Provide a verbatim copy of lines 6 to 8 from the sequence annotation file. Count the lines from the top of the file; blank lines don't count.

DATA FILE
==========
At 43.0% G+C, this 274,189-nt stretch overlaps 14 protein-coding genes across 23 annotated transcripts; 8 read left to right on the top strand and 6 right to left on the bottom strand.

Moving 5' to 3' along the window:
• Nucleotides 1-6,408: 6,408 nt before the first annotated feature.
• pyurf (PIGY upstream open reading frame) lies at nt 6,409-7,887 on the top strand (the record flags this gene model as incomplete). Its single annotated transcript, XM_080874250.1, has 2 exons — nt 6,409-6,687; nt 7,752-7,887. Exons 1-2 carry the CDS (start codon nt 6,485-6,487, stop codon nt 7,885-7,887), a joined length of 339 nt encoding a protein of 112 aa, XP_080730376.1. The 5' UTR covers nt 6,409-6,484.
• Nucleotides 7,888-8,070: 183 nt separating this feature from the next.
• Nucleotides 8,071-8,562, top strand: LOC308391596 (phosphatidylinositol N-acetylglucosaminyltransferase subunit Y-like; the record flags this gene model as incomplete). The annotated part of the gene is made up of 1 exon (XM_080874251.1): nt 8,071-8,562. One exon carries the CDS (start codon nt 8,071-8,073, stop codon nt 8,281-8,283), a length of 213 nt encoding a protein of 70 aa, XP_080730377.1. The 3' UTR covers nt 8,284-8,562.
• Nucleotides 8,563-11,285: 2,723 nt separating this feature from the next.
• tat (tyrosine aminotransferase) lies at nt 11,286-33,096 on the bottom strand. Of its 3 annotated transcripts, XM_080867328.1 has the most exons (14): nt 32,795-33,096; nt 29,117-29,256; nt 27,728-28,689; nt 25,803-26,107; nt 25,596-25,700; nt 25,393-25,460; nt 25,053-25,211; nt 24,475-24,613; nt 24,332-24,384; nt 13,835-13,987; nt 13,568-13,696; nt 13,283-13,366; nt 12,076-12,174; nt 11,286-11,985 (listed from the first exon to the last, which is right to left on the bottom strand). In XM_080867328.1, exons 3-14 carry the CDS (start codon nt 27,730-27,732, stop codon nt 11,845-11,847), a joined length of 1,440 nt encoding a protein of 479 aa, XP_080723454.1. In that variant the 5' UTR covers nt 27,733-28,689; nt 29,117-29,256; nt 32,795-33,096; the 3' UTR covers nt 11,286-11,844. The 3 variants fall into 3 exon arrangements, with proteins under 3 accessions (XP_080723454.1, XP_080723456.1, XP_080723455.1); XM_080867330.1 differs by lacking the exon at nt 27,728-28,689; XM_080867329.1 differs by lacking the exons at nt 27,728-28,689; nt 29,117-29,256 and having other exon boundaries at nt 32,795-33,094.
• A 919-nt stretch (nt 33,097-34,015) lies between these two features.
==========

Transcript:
• Nucleotides 8,071-8,562, top strand: LOC308391596 (phosphatidylinositol N-acetylglucosaminyltransferase subunit Y-like; the record flags this gene model as incomplete). The annotated part of the gene is made up of 1 exon (XM_080874251.1): nt 8,071-8,562. One exon carries the CDS (start codon nt 8,071-8,073, stop codon nt 8,281-8,283), a length of 213 nt encoding a protein of 70 aa, XP_080730377.1. The 3' UTR covers nt 8,284-8,562.
• Nucleotides 8,563-11,285: 2,723 nt separating this feature from the next.
• tat (tyrosine aminotransferase) lies at nt 11,286-33,096 on the bottom strand. Of its 3 annotated transcripts, XM_080867328.1 has the most exons (14): nt 32,795-33,096; nt 29,117-29,256; nt 27,728-28,689; nt 25,803-26,107; nt 25,596-25,700; nt 25,393-25,460; nt 25,053-25,211; nt 24,475-24,613; nt 24,332-24,384; nt 13,835-13,987; nt 13,568-13,696; nt 13,283-13,366; nt 12,076-12,174; nt 11,286-11,985 (listed from the first exon to the last, which is right to left on the bottom strand). In XM_080867328.1, exons 3-14 carry the CDS (start codon nt 27,730-27,732, stop codon nt 11,845-11,847), a joined length of 1,440 nt encoding a protein of 479 aa, XP_080723454.1. In that variant the 5' UTR covers nt 27,733-28,689; nt 29,117-29,256; nt 32,795-33,096; the 3' UTR covers nt 11,286-11,844. The 3 variants fall into 3 exon arrangements, with proteins under 3 accessions (XP_080723454.1, XP_080723456.1, XP_080723455.1); XM_080867330.1 differs by lacking the exon at nt 27,728-28,689; XM_080867329.1 differs by lacking the exons at nt 27,728-28,689; nt 29,117-29,256 and having other exon boundaries at nt 32,795-33,094.